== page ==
Normandy Feature


Normandy on Canvas

Long before Claude Monet created his Giverny lily pond by diverting the Epte River that marks the boundary with the Ile-de-France, artists had been scudding into Normandy for two watery reasons: the Seine and the sea. Just downstream from Vernon, where the Epte joins the Seine, Richard the Lion-Heart's ruined castle at Les Andelys, immortalized by Paul Signac and Félix Vallotton, heralds the soft-lighted, cliff-lined Seine Valley, impressionistically evoked by Albert Lebourg and Gustave Loiseau's pieces in the Arts Museum in Rouen—where Camille Corot once studied, and whose mighty cathedral Monet painted until he was pink, purple, and blue in the face.

The Seine joins the sea at Le Havre, where Monet grew up, a protégé of Eugène Boudin, often termed the precursor of Impressionism. Boudin would boat across the estuary from Honfleur, where he hobnobbed with Gustave Courbet, Charles Daubigny, and Alfred Sisley at the Ferme St-Siméon. Le Havre in the 1860s was base camp for Monet and his pals Frédéric Bazille and Johan Barthold Jongkind to explore the rugged coast up to Dieppe, with easels opened en route beneath the cliffs of Étretat.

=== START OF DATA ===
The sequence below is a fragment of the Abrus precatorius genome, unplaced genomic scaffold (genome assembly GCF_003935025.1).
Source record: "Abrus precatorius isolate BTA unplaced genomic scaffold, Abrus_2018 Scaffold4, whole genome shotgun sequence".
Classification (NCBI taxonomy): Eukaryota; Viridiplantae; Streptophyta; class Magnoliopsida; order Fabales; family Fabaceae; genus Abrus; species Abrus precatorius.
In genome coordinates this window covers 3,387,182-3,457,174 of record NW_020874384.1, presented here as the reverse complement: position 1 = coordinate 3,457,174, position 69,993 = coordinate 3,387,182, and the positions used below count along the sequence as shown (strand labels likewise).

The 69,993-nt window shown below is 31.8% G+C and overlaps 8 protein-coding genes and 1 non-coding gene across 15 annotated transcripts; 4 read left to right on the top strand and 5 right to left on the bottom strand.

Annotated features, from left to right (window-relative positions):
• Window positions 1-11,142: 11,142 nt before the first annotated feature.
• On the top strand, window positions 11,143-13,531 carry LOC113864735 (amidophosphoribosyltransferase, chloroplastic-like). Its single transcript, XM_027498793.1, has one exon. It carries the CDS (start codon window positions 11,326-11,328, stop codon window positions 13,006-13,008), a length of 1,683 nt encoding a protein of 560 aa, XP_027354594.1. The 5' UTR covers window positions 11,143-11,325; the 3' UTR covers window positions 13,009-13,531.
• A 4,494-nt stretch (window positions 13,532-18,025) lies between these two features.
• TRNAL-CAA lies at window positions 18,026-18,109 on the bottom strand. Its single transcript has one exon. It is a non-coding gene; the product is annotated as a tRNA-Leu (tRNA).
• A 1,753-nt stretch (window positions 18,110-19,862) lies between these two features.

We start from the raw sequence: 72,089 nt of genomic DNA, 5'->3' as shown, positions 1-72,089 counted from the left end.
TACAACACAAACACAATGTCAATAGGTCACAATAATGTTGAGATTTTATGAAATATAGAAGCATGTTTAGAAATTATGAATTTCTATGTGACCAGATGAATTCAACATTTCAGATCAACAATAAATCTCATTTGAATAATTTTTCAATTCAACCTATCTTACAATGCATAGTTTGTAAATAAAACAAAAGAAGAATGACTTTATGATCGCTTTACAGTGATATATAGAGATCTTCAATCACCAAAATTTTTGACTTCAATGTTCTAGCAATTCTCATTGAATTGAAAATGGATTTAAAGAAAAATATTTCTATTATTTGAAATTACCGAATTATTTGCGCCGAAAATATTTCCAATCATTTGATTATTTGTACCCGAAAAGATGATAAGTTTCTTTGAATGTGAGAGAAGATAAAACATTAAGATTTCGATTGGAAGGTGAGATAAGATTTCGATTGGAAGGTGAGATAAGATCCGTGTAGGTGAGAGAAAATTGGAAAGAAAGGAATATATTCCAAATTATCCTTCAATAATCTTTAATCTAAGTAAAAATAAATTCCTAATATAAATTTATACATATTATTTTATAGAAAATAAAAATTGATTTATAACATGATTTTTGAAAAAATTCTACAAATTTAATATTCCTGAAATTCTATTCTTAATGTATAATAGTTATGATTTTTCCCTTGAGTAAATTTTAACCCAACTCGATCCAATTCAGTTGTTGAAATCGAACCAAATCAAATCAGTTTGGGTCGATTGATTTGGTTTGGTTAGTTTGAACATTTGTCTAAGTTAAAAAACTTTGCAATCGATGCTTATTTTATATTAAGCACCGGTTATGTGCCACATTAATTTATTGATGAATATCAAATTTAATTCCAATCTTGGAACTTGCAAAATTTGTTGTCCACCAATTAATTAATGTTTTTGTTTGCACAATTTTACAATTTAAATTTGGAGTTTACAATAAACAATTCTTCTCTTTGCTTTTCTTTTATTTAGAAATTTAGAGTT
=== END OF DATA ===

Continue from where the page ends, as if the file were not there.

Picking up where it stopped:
The railroad from Gare St-Lazare (smokily evoked by Monet) put Dieppe within easy reach of Paris. Eugène Delacroix daubed seascapes here in 1852. Auguste Renoir visited Dieppe from 1878 to 1885; Paul Gauguin and Edgar Degas clinked glasses here in 1885; Camille Pissarro painted his way from Gisors to Dieppe in the 1890s. As the nearest port to Paris, Dieppe wowed the English, too. Walter Sickert moved in from 1898 to 1905, and artists from the Camden Town Group he founded back in London often painted in Dieppe before World War I.

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